Look what I found in the share/contrib directory:

There isn’t any documentation available from texinfo:

Browsing around on the web I found this documentation page.

There are also many examples given in the Eulix_*.mac files in share/contrib/Eulix . Here’s what is says at the top of Eulix.mac:

* (C) Helmut Jarausch * * @version 1.0 Date August 29th, 2017 * * @author Helmut Jarausch * RWTH Aachen University * @contents * Eulix is an linearly implicit (by default) extrapolated Euler method. * It uses variable step sizes, variable orders and offers dense output. * Eulix can solve systems like M y'(t)= f(t,y) where M is a constant mass * matrix. This enables the solution of differential algebraic equations (DAE) * of index 1, as well. * * I have made a simplified version of SEULEX published in * * E. Hairer, G.Wanner * Solving Ordinary Differential Equations II * Stiff and Differential-Algebraic Problems * Springer 1991

### A Test Problem: The Ball of Flame

To test drive the method, I’ll retrace Cleve Moler’s steps in this excellent piece about numerical solvers for stiff equations.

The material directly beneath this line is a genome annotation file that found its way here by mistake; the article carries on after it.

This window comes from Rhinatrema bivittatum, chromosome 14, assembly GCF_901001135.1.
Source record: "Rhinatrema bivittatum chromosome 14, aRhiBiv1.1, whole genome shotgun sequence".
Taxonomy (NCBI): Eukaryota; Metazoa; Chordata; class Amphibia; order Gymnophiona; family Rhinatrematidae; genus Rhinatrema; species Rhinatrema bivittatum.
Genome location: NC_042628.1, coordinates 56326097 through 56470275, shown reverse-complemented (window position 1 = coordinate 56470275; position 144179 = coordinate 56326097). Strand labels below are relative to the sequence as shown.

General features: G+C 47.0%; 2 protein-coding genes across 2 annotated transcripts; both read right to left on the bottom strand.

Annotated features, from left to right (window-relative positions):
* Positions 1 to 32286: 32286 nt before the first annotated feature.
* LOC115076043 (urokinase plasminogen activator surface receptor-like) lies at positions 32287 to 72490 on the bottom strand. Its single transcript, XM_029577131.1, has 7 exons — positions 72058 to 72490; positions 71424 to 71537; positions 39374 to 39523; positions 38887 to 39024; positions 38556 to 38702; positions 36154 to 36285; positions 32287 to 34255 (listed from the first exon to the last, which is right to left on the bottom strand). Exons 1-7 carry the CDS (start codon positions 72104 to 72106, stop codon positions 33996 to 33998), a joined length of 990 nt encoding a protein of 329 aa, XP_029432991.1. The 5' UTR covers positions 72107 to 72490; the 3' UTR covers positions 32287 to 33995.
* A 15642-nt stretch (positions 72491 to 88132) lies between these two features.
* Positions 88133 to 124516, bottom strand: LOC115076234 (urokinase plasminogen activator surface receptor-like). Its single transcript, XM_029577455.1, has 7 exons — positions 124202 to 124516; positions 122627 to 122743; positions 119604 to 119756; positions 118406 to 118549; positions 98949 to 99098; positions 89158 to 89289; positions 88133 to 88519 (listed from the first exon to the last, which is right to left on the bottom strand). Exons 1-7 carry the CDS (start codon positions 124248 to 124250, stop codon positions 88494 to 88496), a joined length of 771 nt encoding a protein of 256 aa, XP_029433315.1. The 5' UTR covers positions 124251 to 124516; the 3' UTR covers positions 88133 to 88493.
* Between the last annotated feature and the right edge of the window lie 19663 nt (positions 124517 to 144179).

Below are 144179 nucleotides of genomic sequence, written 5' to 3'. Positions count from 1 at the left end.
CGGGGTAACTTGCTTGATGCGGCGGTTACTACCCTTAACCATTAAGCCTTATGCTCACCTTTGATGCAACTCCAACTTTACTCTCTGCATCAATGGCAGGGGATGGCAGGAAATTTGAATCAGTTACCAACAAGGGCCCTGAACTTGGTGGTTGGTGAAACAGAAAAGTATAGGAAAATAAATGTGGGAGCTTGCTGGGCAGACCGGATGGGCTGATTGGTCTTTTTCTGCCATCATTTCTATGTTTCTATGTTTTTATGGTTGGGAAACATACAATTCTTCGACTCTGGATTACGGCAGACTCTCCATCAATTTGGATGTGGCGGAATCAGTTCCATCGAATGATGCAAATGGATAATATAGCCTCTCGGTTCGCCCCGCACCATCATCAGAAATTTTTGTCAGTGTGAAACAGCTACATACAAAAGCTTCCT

We’ll consider the “ball of flame” equation of Lawrence Shampine:

on the time interval .

The equation is meant to be a simple model of flame propagation, but it could also describe what happens to non-stiff solvers for small values of : they go down in a ball of flames!

Notice that the basic calling sequence for** Eulix()** is the same as for **rkf45()**. The first thing to observe is that when applied to the ball of flame, **Eulix()** uses less time and less steps than **rkf45()**:

Plots of the solution points show that **Eulix()** makes this look like an easy problem, using very few points for the horizontal parts of the solution, and concentrating more points at the sharp turns:

The non-stiff variable step Runge-Kutta-Fehlberg method **rkf45()** makes this look hard:

Zooming in shows how hard **rfk45()** is working on the horizontal part of the solution. It is doing its job to maintain the error within the default tolerance 1e-6, but it’s using a lot of steps and function evaluations to do that:

Thank you Helmut Jarausch!